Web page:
3. Planning investigations
Students enjoy planning experiments for themselves. In doing so, they develop thinking skills and the ability to ask questions, both of which will help them to learn. In order to plan an experiment, students need a question to answer or a hypothesis. It might be something like ‘which plastic bag is the strongest?’ or ‘which design of paper airplane flies the furthest?’
In Case study 3 the teacher chooses a simple question that she thinks will interest her students. Activity 3 describes an investigation linked to the topic of transport which involves thinking about where on the leaf the water is coming from. You will to need to lead them to the idea that spreading petroleum jelly on the surface of the leaf will prevent water from leaving, but leave the details of the plan to them. Use questioning to encourage them to think about how they will detect water loss, how they will decide on where the water is coming from, what the control will be and why they need a control. Some groups will need more help than others.
When students plan their own experiments, they don’t always come up with the best way of doing it, but that doesn’t matter because you want them to learn about the process as much as the theory. If you make sure that they evaluate their experiment carefully they will still learn and will be receptive to your suggestions of how it might be improved. The more investigations you do, the better they will be at doing them.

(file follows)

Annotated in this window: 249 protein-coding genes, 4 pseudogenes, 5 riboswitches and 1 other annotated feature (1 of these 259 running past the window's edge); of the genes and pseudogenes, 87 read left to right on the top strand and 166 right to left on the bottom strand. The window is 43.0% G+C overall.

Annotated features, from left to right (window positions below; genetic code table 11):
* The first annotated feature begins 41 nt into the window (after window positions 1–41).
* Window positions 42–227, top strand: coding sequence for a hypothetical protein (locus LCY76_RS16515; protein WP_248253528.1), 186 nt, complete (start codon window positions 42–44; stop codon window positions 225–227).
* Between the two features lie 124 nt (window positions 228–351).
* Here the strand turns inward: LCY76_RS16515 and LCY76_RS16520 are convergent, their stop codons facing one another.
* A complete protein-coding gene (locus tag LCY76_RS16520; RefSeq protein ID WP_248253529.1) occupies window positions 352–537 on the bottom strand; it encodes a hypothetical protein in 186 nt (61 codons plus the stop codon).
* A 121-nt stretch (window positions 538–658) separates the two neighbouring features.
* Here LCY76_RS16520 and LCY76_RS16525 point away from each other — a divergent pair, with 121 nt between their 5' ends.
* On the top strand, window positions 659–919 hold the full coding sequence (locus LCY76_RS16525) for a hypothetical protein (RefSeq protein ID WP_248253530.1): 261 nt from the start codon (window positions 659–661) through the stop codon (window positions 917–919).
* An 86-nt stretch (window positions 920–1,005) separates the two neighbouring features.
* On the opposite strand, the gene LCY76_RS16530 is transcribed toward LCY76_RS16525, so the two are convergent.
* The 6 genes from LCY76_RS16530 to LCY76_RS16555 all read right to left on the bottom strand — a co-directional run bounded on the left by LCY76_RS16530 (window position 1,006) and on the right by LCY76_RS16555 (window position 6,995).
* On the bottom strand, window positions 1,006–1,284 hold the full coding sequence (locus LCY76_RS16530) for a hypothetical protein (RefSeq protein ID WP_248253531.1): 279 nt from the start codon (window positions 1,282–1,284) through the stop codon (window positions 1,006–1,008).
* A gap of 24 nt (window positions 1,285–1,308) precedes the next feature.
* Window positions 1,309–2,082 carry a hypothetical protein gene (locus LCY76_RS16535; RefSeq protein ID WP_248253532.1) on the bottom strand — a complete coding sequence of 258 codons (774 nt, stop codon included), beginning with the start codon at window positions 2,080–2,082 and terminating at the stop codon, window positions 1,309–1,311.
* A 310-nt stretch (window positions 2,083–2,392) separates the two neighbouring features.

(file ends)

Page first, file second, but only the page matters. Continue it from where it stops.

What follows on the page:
Case study 3: A simple investigation
Mr Machacha did an investigation with his class in biology. However, it was not a very successful lesson as his students found it very difficult – they were not used to designing experiments. They did not appreciate the importance of a ‘fair test’ or the benefit of testing their idea before they started collecting data. He realised that they needed the opportunity to do a really simple investigation that would help them to understand the principles involved in planning experiments.
Mr Machacha made two different paper helicopters (see Resource 5). He asked the class which one was the best. This got them thinking about how to decide what was ‘best’ and how to measure it. He got them to predict how the size of the rotors would affect the time it took to fall. He purposefully didn’t tell them how to do the experiment or how to record the results. They soon realised that they had to drop it from the same height each time and that they needed to think about how best to record the results.
His class spent about 20 minutes taking readings and plotting a graph. Mr Machacha went round asking them questions about how best to record the results and helping them plot a graph. At the end he asked the group who had done the best to draw their table of results on the board so everyone could see what they had done. They had a lot of fun and learnt a lot about how to plan experiments.
Activity 3: Investigating leaves
Tell the students that they are going to plan their own investigation into how water is lost from leaves. Ask them to predict whether more water will be lost from the upper or lower surface of leaves. If they have done Activity 2, ask them to think about what they observed when they put leaves in boiling water. Do not tell the answer to this, but ask them to work in groups to design an experiment to answer the question. You will need to give them some clues and prompts (see Resource 5) but should not give them more information than they need.
Collect the written plans. Check whether they are reasonable and collect apparatus to do as many different ones as possible. In the next lesson, give them feedback on their suggestions and allow students to set up all the ones that are possible.4